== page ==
If you still need to grow in love and increase your capacity to trust Love, God makes room for immense growth surrounding the death experience itself, which is probably what we mean by purgatory. (Time is a mental construct of humans. Why would growth be limited to this part of our lives? God and the soul live in an eternal now.)

If you are already at home in love, you will easily and quicklv go to the home of love which is surely what we mean by heaven. There the growth never stops and the wonder never ceases. (If life is always change and growth, eternal life must be infinite possibility and growth!)

So by all means, every day, and in every way, we must choose to live in love—it is mostly a decision—and even be eager to learn the ever deeper ways of love—which is the unearned grace that follows from the decision!

Richard Rohr Eager to Love

 

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We all have an ambiguous relationship with Authority or power  and so we should as Christians.

I wonder when you last felt powerless? To be powerless is something we all fear briefly clothed, but God laughs when we take it too, so we anxiously remind ourselves of all our virtues and capabilities. Our instinct as human beings is to build our sense of worth, our self-confidence and value on our past achieve­ments, looks, wealth, status, job or family. In other words to build it upon something for which we can claim credit, some power or ability that we possess.

We tend to come before God dressed in our acquired prowess, our moral victories or life’s successes.

Yet before God, none of these counts for anything. The truth is that we do not do God a favour by signing up to this cause. A realistic embrace of our humanity with all its  realities of powerlessness is part of building up a picture of ourselves that God and others recognise and value.

 

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Jesus final words finished. His life is finished. His ministry is finished. The scriptures are finished. The reconciliation of God and creation is finished.

DSC08415

This is good news – everything is lost except the heart of God laid bare. We might just get close enough to glimpse that sacred heart laid bare.

And we might just get to read what is written on that heart, pierced and finished for the love of us. The love of you, love for you, each one of you and every part of your experience.

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Here on the Cross is love, and in our beholding we glimpse life.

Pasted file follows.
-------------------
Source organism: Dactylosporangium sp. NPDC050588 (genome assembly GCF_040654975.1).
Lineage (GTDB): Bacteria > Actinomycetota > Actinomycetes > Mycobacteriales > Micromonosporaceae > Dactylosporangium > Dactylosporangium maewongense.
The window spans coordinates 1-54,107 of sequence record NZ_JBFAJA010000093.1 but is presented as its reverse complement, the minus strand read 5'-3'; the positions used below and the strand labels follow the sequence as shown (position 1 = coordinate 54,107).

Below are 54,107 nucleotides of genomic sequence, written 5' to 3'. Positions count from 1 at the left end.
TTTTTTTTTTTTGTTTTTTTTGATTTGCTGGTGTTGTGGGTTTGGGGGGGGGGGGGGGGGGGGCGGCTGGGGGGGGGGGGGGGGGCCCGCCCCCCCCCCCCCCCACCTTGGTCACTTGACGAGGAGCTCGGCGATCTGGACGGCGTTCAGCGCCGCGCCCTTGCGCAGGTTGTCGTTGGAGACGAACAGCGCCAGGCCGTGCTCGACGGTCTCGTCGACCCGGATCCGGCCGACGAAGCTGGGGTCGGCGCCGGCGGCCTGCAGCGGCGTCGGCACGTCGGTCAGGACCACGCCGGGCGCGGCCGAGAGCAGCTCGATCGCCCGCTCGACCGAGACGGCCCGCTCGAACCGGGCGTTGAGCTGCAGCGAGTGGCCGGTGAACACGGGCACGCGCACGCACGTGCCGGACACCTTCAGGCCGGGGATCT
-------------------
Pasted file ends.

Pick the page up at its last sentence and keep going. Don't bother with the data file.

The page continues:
Generosity,%20December%2011,%202011[1]

Generous orthodoxy is aware of the need to keep listening and learning in openness to the Spirit and to the world for the sake of the gospel, it seeks to keep conversations going and not to end them. Generous ortho­doxy does not so much specify a particular point or posi­tion as it establishes a spacious territory defined by certain distinct boundaries in which there is space to live, move, and breathe while exploring the wonders and mysteries of the faith. In this context ongoing conversation is nothing less than the gracious gift of God through the work of the Spirit in fulfillment of the promise to guide the church into the fullness of truth.

So let us  not covet the last word, let us be  honest about our presuppositions and potential blind spots, and honest about our passions  and even forthright in our convictions. To do this we should be  willing to engage with the many voices found in the church and in our culture.

Let the Church be a place for  conversation for the sake of the Way, the Truth, and the Life.

We might be encouraged  to keep in mind the words of Hans Frei, who once commented on the term he had coined: “Generosity without orthodoxy is nothing, but orthodoxy without generosity is worse than nothing.”

(with gratitude  to challenges heard after reading

A Generous Orthodoxy

by  Brian D McLaren )

peace__love_and_happiness__2_by_rebelrevolution1997-d4tokjn[1]

In our era, the idea that we should
lead happy, balanced lives carries the force of an
obligation: We are supposed to push aside our anxieties in order to enjoy our
lives, attain peace of mind, and maximize our productivity. The cult of “positive
thinking” even assures us that we can bring good things into our lives just by thinking about them…

There is something quite hollow about the ideal a life unruffled
by anxiety. It’s why I think that underneath our quest for vibrant health lurks a tragic kind of
discreet death: the demise of everything that is eccentric and messy about human life. Our society sells us the quick fix:

If you get a cold, take some decongestants; if you get depressed, take some antidepressants; and if you get
anxious, take those tranquilizers. But what are we supposed to take when we lose our character?”

From the Chronicle of Higher Education at:

http://chronicle.com/article/HappinessIts-Discontents/144019/

sensing-the-sacred[1]

The sacred is the interference of the uncreated in the cre­ated, of the eternal in time, of the infinite in space, of the supraformal in forms; it is the mysterious introduction into one realm of existence of a presence which in reality contains and transcends that realm and could cause it to burst asunder in a sort of divine explosion.

The sacred is the incommensurable, the transcendent, hidden within a fragile form belonging to this world; it has its own precise rules, its terrible aspects and its merciful action; moreover, any violation of the sacred, even in art, has incalculable repercussions.

Intrinsically the sacred is inviolable, and so much so that any attempted violation recoils on the head of the violator.

Frithjof Schuon